A critical appraisal of Bernard Lonergan's notion of Judgment as a response to the critical problem
Otieno, Theresa A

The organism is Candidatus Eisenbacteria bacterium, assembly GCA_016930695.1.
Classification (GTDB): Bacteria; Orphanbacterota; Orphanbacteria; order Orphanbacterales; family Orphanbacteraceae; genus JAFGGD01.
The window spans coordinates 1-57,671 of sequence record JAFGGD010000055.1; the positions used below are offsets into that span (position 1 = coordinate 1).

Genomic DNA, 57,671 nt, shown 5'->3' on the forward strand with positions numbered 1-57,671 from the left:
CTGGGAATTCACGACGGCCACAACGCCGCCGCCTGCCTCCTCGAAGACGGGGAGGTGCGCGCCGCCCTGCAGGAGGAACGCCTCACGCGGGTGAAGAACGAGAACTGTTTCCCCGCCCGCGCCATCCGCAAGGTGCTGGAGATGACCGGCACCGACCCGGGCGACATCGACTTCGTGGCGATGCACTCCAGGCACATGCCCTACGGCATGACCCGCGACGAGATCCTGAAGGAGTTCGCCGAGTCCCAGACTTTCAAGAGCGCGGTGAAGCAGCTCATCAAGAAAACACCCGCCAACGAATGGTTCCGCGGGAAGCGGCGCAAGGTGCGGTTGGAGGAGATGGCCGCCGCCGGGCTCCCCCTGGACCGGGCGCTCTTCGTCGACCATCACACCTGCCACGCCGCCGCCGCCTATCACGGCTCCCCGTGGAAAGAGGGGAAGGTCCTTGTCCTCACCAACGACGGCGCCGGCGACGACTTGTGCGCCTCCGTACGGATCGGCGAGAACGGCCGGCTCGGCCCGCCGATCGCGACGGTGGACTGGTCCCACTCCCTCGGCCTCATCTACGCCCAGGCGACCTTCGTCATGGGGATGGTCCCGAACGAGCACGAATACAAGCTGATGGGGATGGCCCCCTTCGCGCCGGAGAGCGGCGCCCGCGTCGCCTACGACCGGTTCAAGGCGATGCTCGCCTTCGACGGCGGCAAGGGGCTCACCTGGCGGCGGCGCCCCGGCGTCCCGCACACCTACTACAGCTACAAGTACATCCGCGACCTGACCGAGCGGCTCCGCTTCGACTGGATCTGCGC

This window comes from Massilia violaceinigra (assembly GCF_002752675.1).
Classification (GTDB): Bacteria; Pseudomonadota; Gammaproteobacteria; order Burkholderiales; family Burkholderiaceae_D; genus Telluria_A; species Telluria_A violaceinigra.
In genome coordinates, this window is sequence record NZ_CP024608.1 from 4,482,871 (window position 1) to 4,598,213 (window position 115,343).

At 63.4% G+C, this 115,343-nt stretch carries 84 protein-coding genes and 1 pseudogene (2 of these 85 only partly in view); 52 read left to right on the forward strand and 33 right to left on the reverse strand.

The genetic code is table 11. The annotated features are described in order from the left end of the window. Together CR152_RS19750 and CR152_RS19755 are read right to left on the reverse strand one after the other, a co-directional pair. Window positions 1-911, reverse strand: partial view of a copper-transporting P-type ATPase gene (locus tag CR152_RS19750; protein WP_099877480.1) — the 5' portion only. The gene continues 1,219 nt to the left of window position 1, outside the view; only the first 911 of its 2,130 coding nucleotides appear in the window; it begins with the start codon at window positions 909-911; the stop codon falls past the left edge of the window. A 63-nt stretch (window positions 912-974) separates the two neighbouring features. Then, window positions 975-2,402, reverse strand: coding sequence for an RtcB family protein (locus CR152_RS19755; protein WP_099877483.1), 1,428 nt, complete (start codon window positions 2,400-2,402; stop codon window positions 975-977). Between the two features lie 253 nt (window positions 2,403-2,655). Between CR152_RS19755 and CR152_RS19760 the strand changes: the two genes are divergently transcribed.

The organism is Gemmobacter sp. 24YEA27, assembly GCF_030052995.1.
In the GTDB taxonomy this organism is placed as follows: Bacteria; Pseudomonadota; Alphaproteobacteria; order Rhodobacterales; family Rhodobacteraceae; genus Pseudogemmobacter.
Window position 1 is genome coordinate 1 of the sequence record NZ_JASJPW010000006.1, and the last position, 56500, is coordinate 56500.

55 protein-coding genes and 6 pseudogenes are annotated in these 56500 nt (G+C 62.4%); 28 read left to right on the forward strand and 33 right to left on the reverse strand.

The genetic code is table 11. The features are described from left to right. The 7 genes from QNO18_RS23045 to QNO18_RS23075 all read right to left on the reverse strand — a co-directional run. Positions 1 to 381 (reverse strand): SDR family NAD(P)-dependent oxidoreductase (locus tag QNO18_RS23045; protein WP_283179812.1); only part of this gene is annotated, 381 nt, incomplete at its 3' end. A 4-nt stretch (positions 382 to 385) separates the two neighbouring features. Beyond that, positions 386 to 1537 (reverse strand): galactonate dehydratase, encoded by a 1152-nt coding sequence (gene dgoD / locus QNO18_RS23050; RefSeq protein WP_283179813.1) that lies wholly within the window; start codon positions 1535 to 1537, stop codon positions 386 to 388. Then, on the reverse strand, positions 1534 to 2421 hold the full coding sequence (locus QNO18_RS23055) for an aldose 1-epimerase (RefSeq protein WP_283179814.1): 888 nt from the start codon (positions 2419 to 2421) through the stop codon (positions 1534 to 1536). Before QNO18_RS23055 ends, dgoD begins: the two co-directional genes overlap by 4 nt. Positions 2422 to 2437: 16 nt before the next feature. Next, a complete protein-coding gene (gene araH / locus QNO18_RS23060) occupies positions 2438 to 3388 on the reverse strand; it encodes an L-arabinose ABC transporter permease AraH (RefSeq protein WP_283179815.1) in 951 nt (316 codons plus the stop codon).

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This project sets out to explore the core of the critical problem. The critical problem is the epistemological question concerning the objectivity and subjectivity of human knowing. The question raised is whether man is capable of cognitive self transcendence, i.e., to go beyond himself as a subject and to know the object as it is in itself. The critical problem is mainly concerned with the extent, limits, value or validity of knowledge. The study highlights the philosophical debates since ancient Greece to modern times and the manner in which different perspectives have shaped the debate. It particularly examines Lonergan's treatment of the problem. From the study, it emerges that philosophers have emphasized either the subject or the object leading to objectivism or subjectivism, extremes that deny the human mind the ability to constructively know the truth. The research seeks to propose a comprehensive solution in the exploration of the nature of judgment as a response to the critical problem since it is in judgment that knowledge comes to finality. For one to claim that knowledge is exclusively subjective or objective or both objective and subjective requires that one arrives at a I judgment. The study therefore, attempts to explore the way in which an understanding of judgment will possibly lead to a plausible solution from the theoretical perspective of critical realism. In critical realism, the objective existence of reality is affirmed by the need to rationally ground the existence of the object. This facilitates the elucidation of the subject object relationship from a rational framework. The study employs a descriptive, analytical, critical and evaluative method in explaining the process of human consciousness and how depending on the approach one adopts, he/she arrives at either subjectivity or objectivity of knowledge. In the process, the study establishes that philosophers such as Immanuel Kant and Franz Brentano who have extensively explored the nature of judgment fell short of coming to a positive solution given their time and social-cultural environment. They failed to highlight the nature of judgment as epistemologically relevant to the question of cognitive self-transcendence. This led to the investigation of the subject as dealt by Bernard Lonergan who is a zo" century philosopher, and who in his book Insight, gives a fresh understanding of knowledge as comprising of a threefold process of experience, understanding and judgment. The research centers on his perception of judgment to establish the extent to which it addresses the question of cognitive self transcendence as a possibility that is realized through the act of judgment. The study progressively comes to the conclusion that indeed the critical problem has not been solved since philosophers were not able to understand judgment as a mental synthesis of both subjective and objective poles of human knowing. The study recommends that Lonergan's theory of knowledge with regard to the nature of the "virtually unconditioned" which for him is the core that defines judgment and hence solves the critical problem to the nature of the "virtually unconditioned". It also recommends that the aspect of judgment be further explored to establish ways in which man can best avoid conflicts that arise from the subjectivity of his/her claim to know and understand reality based on the understanding of the subject as capable of personal discovery, self -affirmation and appropriation as a knowing being.